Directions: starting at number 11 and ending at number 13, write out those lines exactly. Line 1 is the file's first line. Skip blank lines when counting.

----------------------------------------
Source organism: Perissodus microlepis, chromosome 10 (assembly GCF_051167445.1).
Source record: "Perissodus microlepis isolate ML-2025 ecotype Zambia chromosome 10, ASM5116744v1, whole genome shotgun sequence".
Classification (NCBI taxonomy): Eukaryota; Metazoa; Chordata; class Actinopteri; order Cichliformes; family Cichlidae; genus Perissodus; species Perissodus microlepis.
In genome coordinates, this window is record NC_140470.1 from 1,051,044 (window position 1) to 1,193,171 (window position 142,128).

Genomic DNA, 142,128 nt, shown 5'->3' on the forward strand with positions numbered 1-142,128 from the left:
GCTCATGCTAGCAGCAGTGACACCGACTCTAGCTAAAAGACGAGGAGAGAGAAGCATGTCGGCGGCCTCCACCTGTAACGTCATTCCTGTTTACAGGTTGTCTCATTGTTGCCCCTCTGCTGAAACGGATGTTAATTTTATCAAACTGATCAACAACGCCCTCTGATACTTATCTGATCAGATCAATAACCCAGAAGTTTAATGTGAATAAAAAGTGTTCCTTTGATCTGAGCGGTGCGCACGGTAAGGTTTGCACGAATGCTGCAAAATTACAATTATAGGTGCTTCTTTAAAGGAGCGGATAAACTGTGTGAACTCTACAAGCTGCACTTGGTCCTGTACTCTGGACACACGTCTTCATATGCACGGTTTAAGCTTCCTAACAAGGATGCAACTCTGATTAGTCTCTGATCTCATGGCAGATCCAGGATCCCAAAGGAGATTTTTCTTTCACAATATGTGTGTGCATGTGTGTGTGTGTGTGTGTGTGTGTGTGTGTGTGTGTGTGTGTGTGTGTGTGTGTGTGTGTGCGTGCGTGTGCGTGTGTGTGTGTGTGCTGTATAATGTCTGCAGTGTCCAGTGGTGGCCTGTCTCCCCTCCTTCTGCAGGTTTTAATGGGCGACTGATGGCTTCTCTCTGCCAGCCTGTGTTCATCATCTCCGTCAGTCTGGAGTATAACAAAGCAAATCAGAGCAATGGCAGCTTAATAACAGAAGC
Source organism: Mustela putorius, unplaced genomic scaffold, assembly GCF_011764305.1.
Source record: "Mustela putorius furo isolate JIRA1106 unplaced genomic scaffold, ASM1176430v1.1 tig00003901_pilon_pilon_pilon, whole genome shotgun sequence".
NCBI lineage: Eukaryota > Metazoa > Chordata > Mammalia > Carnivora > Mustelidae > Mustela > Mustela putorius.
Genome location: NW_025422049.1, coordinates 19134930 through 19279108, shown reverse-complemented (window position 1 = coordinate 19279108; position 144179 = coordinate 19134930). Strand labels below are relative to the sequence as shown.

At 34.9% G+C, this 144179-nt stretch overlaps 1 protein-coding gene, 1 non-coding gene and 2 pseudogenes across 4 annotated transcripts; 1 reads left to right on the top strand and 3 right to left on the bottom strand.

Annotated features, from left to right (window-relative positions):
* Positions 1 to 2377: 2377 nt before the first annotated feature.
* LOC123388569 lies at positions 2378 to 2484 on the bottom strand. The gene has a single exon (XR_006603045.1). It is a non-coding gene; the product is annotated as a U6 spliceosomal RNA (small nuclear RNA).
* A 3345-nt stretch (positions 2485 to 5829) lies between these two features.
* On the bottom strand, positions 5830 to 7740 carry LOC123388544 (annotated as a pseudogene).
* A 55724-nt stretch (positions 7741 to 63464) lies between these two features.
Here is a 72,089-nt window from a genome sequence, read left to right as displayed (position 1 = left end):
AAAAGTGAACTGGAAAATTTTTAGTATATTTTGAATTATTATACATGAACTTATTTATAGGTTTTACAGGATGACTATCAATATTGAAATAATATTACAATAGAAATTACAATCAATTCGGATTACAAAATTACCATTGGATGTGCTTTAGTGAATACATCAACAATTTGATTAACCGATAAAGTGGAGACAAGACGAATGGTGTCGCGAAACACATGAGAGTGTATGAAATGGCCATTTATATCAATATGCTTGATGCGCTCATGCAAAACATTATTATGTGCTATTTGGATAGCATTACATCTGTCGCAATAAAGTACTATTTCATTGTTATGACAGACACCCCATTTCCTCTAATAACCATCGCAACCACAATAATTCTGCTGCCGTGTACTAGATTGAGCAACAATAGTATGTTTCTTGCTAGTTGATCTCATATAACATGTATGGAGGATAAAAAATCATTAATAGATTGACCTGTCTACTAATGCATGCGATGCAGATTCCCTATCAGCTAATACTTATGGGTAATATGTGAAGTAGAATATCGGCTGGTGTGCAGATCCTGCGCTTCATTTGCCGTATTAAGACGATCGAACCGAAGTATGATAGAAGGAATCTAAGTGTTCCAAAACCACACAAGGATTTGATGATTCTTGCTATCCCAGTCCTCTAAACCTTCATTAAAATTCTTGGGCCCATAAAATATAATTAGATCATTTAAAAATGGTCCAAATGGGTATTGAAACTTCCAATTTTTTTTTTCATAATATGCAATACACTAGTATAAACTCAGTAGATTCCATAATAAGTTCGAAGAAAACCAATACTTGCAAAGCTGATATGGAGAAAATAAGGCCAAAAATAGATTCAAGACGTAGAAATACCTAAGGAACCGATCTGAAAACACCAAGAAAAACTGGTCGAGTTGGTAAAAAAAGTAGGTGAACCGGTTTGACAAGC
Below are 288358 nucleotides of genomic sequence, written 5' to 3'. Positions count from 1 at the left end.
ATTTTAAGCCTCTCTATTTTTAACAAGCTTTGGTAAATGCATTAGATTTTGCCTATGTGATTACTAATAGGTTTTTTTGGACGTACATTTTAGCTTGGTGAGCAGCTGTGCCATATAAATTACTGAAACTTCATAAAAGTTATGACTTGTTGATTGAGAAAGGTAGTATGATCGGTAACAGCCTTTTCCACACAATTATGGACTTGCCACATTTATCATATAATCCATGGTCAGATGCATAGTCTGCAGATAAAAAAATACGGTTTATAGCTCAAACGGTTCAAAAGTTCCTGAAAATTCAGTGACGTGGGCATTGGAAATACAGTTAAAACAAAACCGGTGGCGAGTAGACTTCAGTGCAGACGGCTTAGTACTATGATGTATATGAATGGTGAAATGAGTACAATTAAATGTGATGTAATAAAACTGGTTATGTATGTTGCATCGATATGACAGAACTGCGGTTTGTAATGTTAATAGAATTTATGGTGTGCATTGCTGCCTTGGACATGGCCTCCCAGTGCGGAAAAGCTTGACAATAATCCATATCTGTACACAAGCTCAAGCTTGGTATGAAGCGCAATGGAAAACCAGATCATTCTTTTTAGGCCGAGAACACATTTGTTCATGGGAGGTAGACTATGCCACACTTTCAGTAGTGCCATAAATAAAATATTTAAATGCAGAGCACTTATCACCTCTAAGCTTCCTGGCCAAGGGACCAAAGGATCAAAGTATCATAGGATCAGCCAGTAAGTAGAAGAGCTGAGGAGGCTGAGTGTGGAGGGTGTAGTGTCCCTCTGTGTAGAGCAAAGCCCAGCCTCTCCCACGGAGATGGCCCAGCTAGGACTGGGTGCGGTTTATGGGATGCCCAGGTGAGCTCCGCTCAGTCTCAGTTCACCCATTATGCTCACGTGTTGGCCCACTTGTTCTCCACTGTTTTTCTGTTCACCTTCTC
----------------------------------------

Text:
At 34.9% G+C, this 144179-nt stretch overlaps 1 protein-coding gene, 1 non-coding gene and 2 pseudogenes across 4 annotated transcripts; 1 reads left to right on the top strand and 3 right to left on the bottom strand.

Annotated features, from left to right (window-relative positions):
* Positions 1 to 2377: 2377 nt before the first annotated feature.